SpringFest service: Hanging with Habitat for Humaity

Nolin Ainsworth/ Sun Star Contributor

April 29, 2014

Mike Judkins fills in a long-joint with mud.  This chore was carried out by students all over the home. Nolin Ainsworth/Sun Star

Mike Judkins fills in a long-joint with mud. This chore was carried out by students all over the home. Nolin Ainsworth/Sun Star

The mud volleyball courts were still hours away from mayhem when I wrestled myself out of bed and reported to Springfest Service check-in by 9 a.m. There, under the matted Wood Center lighting, I met with the fellow members of my service team while gnawing on my breakfast, a bagel from Lulus.

I had signed up to volunteer with Habitat for Humanity, a non-profit, Christian housing ministry that builds homes all across the world through volunteer labor and donations. Spring Fest Service is a community service outreach hosted by the Student Activities Organization and the Leadership Involvement Volunteer Experience office. It provides an opportunity for students to volunteer around town at an organization of their choice, and maybe pick up a new skill.

This year, in addition to Habitat for Humanity, the program teamed up with Big Brothers Big Sisters, The Boys and Girls Club, Creamer’s Field and the Fairbanks North Star Borough Animal Shelter. Approximately 60 students volunteered in this year’s Springfest Service, according to LIVE coordinator Cara Hollingsworth, who told me she was pleased to see more students come out for the morning. “We’re pretty excited to have more students doing service,” Hollingsworth said, who led the Habitat for Humanity squad. Five students, Cara and I arrived at our project site shortly after 9:30 a.m.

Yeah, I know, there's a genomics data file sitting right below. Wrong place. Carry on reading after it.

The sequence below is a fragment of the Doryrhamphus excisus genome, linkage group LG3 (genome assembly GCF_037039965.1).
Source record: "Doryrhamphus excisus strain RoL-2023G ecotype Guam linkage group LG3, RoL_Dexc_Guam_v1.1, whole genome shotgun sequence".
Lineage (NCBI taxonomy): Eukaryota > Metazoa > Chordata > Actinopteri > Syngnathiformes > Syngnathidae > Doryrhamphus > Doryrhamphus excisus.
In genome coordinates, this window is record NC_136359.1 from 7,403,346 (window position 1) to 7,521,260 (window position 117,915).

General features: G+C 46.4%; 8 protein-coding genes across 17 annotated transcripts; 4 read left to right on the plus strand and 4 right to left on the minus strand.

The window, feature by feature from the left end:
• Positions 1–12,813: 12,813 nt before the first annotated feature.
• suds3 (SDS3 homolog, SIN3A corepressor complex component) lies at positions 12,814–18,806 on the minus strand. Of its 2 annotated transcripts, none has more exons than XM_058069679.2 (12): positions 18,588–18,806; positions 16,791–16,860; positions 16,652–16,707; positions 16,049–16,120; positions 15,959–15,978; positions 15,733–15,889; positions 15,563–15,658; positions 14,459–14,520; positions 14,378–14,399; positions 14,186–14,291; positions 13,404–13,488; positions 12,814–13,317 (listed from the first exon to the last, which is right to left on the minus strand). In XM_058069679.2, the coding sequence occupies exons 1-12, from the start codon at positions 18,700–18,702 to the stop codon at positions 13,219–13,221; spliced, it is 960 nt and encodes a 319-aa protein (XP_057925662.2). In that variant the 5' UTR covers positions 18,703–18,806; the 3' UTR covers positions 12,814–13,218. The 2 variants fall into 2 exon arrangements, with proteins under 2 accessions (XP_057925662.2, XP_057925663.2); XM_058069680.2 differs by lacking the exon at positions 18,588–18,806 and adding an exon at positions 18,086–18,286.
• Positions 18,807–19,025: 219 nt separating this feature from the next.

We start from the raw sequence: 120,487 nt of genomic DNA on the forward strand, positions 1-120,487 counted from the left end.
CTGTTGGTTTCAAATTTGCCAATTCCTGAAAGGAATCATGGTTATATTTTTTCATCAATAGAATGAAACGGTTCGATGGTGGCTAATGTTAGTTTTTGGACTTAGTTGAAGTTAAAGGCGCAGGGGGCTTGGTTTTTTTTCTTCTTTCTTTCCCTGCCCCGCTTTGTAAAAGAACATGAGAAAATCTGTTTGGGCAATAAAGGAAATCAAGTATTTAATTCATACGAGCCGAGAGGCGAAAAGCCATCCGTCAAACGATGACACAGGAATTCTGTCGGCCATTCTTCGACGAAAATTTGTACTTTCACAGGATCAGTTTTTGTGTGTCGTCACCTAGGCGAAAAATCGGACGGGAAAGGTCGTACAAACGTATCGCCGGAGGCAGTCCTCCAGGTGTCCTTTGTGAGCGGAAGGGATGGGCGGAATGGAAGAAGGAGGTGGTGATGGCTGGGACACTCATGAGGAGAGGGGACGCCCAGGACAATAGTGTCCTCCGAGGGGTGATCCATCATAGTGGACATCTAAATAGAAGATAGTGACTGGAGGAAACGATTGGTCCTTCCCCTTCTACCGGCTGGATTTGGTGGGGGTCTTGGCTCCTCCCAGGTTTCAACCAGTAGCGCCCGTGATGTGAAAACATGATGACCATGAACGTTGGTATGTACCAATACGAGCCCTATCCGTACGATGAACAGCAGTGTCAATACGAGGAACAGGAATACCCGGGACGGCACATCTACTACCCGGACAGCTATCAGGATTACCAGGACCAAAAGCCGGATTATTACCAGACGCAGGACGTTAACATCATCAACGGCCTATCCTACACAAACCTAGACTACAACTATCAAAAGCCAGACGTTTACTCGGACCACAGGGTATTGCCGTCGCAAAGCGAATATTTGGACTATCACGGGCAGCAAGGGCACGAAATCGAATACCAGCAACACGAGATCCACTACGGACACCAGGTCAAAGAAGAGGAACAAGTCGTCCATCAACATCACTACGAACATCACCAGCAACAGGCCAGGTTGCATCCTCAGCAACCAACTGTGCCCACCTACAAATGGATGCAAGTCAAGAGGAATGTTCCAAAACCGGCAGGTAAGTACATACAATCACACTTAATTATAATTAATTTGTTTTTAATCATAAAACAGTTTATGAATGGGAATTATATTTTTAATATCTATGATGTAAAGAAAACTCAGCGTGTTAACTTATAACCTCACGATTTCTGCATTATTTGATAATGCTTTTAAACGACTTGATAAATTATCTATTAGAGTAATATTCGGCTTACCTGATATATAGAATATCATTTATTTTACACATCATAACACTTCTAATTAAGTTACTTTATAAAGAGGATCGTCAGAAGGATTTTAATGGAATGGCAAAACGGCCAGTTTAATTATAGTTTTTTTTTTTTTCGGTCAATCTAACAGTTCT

After getting our van stuck in the muddy driveway, we bounced out of the van and strolled up to a three bedroom home lacking siding, windows and doors.  Once inside, we found several people already hard at work. I was handed a waiver and fluorescent orange vest while one of the staff members briefed us on what we would be doing. Our job for the next few hours would be mudding and taping the dry wall.

None of the members on our team had ever done this type of work, which made it all the more lively. “It was a little filthy, but it was all in fun” said Junior Fisheries major, Zach Goeden. The objective was to take the drywall compound, or “mud”, and fill the cracks between the sheets of drywall using a scraper tool, dry wall tape and a little elbow grease. “It’s kind of like sculpting” said Information Technology student, Mike Judkins who had some experience in construction but never this type.

It took me an hour to get the hang of applying the mud and tape to the creases while balancing on a step ladder. The house we were working at was designed and built by a disabled veteran named Ken, who also volunteers with Habitat in his spare time. He needed assistance with this work due in part because of his disability.

According to Jay Bruce, regional director of the Greater Fairbanks Area affiliate of Habitat, the non-profit ministry works closely with disabled vets who have home-repair needs. “If you are a disabled vet and need some help on a small project…we’ll get some volunteers together and help you,” said Bruce.  The vets in turn volunteer with other Habitat projects. Around 10:30 a.m. Ken showed up with his baby grand daughter.

With the wide eyes of a baby that just awoke from a nap in the car, his grand daughter watched us work on Grandpa’s home. As she was toted into the room I was working in, the room that would one day be hers, she cast a playful smile and laughed at me. That was the only approval I needed all morning. To volunteer with Habitat for Humanity with the Greater Fairbanks Area affliliate, log onto volunteerup.com

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